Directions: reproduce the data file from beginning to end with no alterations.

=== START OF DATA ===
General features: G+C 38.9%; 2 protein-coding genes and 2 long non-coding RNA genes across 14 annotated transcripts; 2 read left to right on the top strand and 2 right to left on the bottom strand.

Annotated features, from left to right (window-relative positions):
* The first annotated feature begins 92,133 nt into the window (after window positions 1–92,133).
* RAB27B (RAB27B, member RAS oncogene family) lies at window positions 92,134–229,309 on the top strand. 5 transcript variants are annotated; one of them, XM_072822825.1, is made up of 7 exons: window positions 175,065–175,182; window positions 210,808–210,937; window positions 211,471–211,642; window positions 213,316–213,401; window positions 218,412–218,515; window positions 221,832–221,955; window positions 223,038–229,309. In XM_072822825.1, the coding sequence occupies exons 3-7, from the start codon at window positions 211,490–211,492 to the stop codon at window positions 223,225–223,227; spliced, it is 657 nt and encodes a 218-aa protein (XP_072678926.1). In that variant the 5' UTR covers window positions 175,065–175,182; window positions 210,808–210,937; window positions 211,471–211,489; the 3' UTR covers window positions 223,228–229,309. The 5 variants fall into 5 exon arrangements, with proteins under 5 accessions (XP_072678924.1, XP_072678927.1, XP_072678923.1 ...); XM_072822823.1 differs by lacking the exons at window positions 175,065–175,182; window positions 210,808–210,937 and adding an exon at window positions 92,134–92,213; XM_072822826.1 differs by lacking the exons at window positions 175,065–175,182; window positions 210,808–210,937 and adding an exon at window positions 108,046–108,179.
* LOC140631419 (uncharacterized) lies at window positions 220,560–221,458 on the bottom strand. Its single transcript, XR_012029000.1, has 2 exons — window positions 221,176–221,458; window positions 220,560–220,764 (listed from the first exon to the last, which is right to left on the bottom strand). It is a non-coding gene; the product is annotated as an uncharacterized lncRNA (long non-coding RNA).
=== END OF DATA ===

General features: G+C 38.9%; 2 protein-coding genes and 2 long non-coding RNA genes across 14 annotated transcripts; 2 read left to right on the top strand and 2 right to left on the bottom strand.

Annotated features, from left to right (window-relative positions):
* The first annotated feature begins 92,133 nt into the window (after window positions 1–92,133).
* RAB27B (RAB27B, member RAS oncogene family) lies at window positions 92,134–229,309 on the top strand. 5 transcript variants are annotated; one of them, XM_072822825.1, is made up of 7 exons: window positions 175,065–175,182; window positions 210,808–210,937; window positions 211,471–211,642; window positions 213,316–213,401; window positions 218,412–218,515; window positions 221,832–221,955; window positions 223,038–229,309. In XM_072822825.1, the coding sequence occupies exons 3-7, from the start codon at window positions 211,490–211,492 to the stop codon at window positions 223,225–223,227; spliced, it is 657 nt and encodes a 218-aa protein (XP_072678926.1). In that variant the 5' UTR covers window positions 175,065–175,182; window positions 210,808–210,937; window positions 211,471–211,489; the 3' UTR covers window positions 223,228–229,309. The 5 variants fall into 5 exon arrangements, with proteins under 5 accessions (XP_072678924.1, XP_072678927.1, XP_072678923.1 ...); XM_072822823.1 differs by lacking the exons at window positions 175,065–175,182; window positions 210,808–210,937 and adding an exon at window positions 92,134–92,213; XM_072822826.1 differs by lacking the exons at window positions 175,065–175,182; window positions 210,808–210,937 and adding an exon at window positions 108,046–108,179.
* LOC140631419 (uncharacterized) lies at window positions 220,560–221,458 on the bottom strand. Its single transcript, XR_012029000.1, has 2 exons — window positions 221,176–221,458; window positions 220,560–220,764 (listed from the first exon to the last, which is right to left on the bottom strand). It is a non-coding gene; the product is annotated as an uncharacterized lncRNA (long non-coding RNA).